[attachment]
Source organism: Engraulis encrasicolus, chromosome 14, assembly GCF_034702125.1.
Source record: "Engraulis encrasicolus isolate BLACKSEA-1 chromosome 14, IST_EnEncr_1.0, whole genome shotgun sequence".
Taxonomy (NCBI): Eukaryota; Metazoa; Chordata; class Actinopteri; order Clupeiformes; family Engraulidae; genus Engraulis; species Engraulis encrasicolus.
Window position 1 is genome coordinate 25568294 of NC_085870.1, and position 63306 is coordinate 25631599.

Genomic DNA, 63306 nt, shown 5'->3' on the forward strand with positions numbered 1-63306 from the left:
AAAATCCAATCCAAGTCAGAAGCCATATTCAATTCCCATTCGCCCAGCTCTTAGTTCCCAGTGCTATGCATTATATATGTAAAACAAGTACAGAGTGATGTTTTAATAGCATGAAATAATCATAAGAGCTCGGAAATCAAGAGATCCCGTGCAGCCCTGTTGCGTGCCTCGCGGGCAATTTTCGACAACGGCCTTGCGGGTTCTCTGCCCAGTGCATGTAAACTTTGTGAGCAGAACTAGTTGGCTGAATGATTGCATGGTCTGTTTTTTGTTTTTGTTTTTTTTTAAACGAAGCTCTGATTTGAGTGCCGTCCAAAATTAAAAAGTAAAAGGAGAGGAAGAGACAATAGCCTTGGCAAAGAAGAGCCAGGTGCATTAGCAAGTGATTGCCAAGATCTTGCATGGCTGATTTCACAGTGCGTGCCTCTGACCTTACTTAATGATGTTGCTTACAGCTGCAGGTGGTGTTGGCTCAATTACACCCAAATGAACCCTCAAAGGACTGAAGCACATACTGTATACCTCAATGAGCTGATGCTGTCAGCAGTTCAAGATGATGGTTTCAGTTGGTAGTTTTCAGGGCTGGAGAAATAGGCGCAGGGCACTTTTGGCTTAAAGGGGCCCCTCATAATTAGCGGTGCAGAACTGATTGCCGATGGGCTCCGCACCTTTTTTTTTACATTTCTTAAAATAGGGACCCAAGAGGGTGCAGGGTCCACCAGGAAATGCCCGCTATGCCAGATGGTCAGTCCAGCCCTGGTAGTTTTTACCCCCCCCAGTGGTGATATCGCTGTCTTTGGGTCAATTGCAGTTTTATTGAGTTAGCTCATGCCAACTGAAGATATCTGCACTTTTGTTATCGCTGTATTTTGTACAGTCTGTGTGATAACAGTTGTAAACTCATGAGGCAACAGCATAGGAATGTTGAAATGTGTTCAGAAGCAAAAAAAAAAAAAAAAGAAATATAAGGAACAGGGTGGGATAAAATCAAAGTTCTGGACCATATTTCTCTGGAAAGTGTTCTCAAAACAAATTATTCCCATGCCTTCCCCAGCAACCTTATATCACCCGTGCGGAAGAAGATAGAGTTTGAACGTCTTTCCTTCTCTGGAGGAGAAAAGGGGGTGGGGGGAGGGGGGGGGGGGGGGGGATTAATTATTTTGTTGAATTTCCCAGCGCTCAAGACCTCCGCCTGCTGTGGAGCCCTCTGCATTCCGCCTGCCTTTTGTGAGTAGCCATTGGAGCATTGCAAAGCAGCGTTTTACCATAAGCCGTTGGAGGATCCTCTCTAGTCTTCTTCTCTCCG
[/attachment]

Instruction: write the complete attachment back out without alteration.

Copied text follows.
Source organism: Engraulis encrasicolus, chromosome 14, assembly GCF_034702125.1.
Source record: "Engraulis encrasicolus isolate BLACKSEA-1 chromosome 14, IST_EnEncr_1.0, whole genome shotgun sequence".
Taxonomy (NCBI): Eukaryota; Metazoa; Chordata; class Actinopteri; order Clupeiformes; family Engraulidae; genus Engraulis; species Engraulis encrasicolus.
Window position 1 is genome coordinate 25568294 of NC_085870.1, and position 63306 is coordinate 25631599.

Genomic DNA, 63306 nt, shown 5'->3' on the forward strand with positions numbered 1-63306 from the left:
AAAATCCAATCCAAGTCAGAAGCCATATTCAATTCCCATTCGCCCAGCTCTTAGTTCCCAGTGCTATGCATTATATATGTAAAACAAGTACAGAGTGATGTTTTAATAGCATGAAATAATCATAAGAGCTCGGAAATCAAGAGATCCCGTGCAGCCCTGTTGCGTGCCTCGCGGGCAATTTTCGACAACGGCCTTGCGGGTTCTCTGCCCAGTGCATGTAAACTTTGTGAGCAGAACTAGTTGGCTGAATGATTGCATGGTCTGTTTTTTGTTTTTGTTTTTTTTTAAACGAAGCTCTGATTTGAGTGCCGTCCAAAATTAAAAAGTAAAAGGAGAGGAAGAGACAATAGCCTTGGCAAAGAAGAGCCAGGTGCATTAGCAAGTGATTGCCAAGATCTTGCATGGCTGATTTCACAGTGCGTGCCTCTGACCTTACTTAATGATGTTGCTTACAGCTGCAGGTGGTGTTGGCTCAATTACACCCAAATGAACCCTCAAAGGACTGAAGCACATACTGTATACCTCAATGAGCTGATGCTGTCAGCAGTTCAAGATGATGGTTTCAGTTGGTAGTTTTCAGGGCTGGAGAAATAGGCGCAGGGCACTTTTGGCTTAAAGGGGCCCCTCATAATTAGCGGTGCAGAACTGATTGCCGATGGGCTCCGCACCTTTTTTTTTACATTTCTTAAAATAGGGACCCAAGAGGGTGCAGGGTCCACCAGGAAATGCCCGCTATGCCAGATGGTCAGTCCAGCCCTGGTAGTTTTTACCCCCCCCAGTGGTGATATCGCTGTCTTTGGGTCAATTGCAGTTTTATTGAGTTAGCTCATGCCAACTGAAGATATCTGCACTTTTGTTATCGCTGTATTTTGTACAGTCTGTGTGATAACAGTTGTAAACTCATGAGGCAACAGCATAGGAATGTTGAAATGTGTTCAGAAGCAAAAAAAAAAAAAAAAGAAATATAAGGAACAGGGTGGGATAAAATCAAAGTTCTGGACCATATTTCTCTGGAAAGTGTTCTCAAAACAAATTATTCCCATGCCTTCCCCAGCAACCTTATATCACCCGTGCGGAAGAAGATAGAGTTTGAACGTCTTTCCTTCTCTGGAGGAGAAAAGGGGGTGGGGGGAGGGGGGGGGGGGGGGGGATTAATTATTTTGTTGAATTTCCCAGCGCTCAAGACCTCCGCCTGCTGTGGAGCCCTCTGCATTCCGCCTGCCTTTTGTGAGTAGCCATTGGAGCATTGCAAAGCAGCGTTTTACCATAAGCCGTTGGAGGATCCTCTCTAGTCTTCTTCTCTCCG